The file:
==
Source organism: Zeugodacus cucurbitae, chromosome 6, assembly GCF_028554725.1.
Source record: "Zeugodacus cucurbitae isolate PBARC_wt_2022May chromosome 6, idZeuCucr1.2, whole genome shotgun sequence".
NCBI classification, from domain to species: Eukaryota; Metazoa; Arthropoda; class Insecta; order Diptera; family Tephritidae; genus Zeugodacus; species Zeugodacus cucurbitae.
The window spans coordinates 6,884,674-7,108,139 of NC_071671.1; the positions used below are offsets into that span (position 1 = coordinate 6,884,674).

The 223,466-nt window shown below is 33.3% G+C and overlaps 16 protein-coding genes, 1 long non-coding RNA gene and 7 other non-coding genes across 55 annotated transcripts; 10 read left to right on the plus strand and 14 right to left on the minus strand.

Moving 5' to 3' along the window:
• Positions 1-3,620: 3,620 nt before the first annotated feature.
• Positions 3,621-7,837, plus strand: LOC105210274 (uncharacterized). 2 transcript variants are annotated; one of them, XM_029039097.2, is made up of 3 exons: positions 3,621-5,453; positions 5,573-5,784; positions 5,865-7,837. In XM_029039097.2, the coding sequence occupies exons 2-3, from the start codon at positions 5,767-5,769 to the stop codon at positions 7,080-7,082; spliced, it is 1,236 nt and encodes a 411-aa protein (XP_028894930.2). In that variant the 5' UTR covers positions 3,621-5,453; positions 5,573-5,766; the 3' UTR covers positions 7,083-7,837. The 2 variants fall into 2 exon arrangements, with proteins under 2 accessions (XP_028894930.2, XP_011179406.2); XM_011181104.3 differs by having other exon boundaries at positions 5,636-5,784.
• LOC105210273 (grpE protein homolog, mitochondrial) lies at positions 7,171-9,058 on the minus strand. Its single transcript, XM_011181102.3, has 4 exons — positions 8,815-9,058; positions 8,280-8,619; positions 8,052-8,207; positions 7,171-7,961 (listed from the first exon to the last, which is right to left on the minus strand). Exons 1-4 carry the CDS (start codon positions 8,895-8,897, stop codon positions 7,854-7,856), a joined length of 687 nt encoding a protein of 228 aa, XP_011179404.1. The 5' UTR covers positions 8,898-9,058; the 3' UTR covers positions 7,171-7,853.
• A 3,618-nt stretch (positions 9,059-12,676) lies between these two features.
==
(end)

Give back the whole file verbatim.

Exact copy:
Source organism: Zeugodacus cucurbitae, chromosome 6, assembly GCF_028554725.1.
Source record: "Zeugodacus cucurbitae isolate PBARC_wt_2022May chromosome 6, idZeuCucr1.2, whole genome shotgun sequence".
NCBI classification, from domain to species: Eukaryota; Metazoa; Arthropoda; class Insecta; order Diptera; family Tephritidae; genus Zeugodacus; species Zeugodacus cucurbitae.
The window spans coordinates 6,884,674-7,108,139 of NC_071671.1; the positions used below are offsets into that span (position 1 = coordinate 6,884,674).

The 223,466-nt window shown below is 33.3% G+C and overlaps 16 protein-coding genes, 1 long non-coding RNA gene and 7 other non-coding genes across 55 annotated transcripts; 10 read left to right on the plus strand and 14 right to left on the minus strand.

Moving 5' to 3' along the window:
• Positions 1-3,620: 3,620 nt before the first annotated feature.
• Positions 3,621-7,837, plus strand: LOC105210274 (uncharacterized). 2 transcript variants are annotated; one of them, XM_029039097.2, is made up of 3 exons: positions 3,621-5,453; positions 5,573-5,784; positions 5,865-7,837. In XM_029039097.2, the coding sequence occupies exons 2-3, from the start codon at positions 5,767-5,769 to the stop codon at positions 7,080-7,082; spliced, it is 1,236 nt and encodes a 411-aa protein (XP_028894930.2). In that variant the 5' UTR covers positions 3,621-5,453; positions 5,573-5,766; the 3' UTR covers positions 7,083-7,837. The 2 variants fall into 2 exon arrangements, with proteins under 2 accessions (XP_028894930.2, XP_011179406.2); XM_011181104.3 differs by having other exon boundaries at positions 5,636-5,784.
• LOC105210273 (grpE protein homolog, mitochondrial) lies at positions 7,171-9,058 on the minus strand. Its single transcript, XM_011181102.3, has 4 exons — positions 8,815-9,058; positions 8,280-8,619; positions 8,052-8,207; positions 7,171-7,961 (listed from the first exon to the last, which is right to left on the minus strand). Exons 1-4 carry the CDS (start codon positions 8,895-8,897, stop codon positions 7,854-7,856), a joined length of 687 nt encoding a protein of 228 aa, XP_011179404.1. The 5' UTR covers positions 8,898-9,058; the 3' UTR covers positions 7,171-7,853.
• A 3,618-nt stretch (positions 9,059-12,676) lies between these two features.